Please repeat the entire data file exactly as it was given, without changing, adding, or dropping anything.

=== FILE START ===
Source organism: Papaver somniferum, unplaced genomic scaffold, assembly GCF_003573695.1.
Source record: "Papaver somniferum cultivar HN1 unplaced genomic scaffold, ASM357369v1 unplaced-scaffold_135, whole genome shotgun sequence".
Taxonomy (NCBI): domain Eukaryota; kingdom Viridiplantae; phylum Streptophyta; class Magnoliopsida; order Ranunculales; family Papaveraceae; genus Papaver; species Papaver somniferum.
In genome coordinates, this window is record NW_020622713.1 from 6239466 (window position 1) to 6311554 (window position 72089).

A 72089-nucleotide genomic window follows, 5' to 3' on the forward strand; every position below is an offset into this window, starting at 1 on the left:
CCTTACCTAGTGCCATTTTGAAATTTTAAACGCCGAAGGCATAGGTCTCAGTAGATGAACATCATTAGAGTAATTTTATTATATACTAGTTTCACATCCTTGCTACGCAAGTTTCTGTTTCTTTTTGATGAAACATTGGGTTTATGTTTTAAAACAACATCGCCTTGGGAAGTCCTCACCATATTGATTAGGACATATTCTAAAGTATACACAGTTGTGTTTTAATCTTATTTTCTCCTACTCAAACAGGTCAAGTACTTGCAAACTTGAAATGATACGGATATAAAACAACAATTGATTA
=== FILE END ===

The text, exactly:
Source organism: Papaver somniferum, unplaced genomic scaffold, assembly GCF_003573695.1.
Source record: "Papaver somniferum cultivar HN1 unplaced genomic scaffold, ASM357369v1 unplaced-scaffold_135, whole genome shotgun sequence".
Taxonomy (NCBI): domain Eukaryota; kingdom Viridiplantae; phylum Streptophyta; class Magnoliopsida; order Ranunculales; family Papaveraceae; genus Papaver; species Papaver somniferum.
In genome coordinates, this window is record NW_020622713.1 from 6239466 (window position 1) to 6311554 (window position 72089).

A 72089-nucleotide genomic window follows, 5' to 3' on the forward strand; every position below is an offset into this window, starting at 1 on the left:
CCTTACCTAGTGCCATTTTGAAATTTTAAACGCCGAAGGCATAGGTCTCAGTAGATGAACATCATTAGAGTAATTTTATTATATACTAGTTTCACATCCTTGCTACGCAAGTTTCTGTTTCTTTTTGATGAAACATTGGGTTTATGTTTTAAAACAACATCGCCTTGGGAAGTCCTCACCATATTGATTAGGACATATTCTAAAGTATACACAGTTGTGTTTTAATCTTATTTTCTCCTACTCAAACAGGTCAAGTACTTGCAAACTTGAAATGATACGGATATAAAACAACAATTGATTA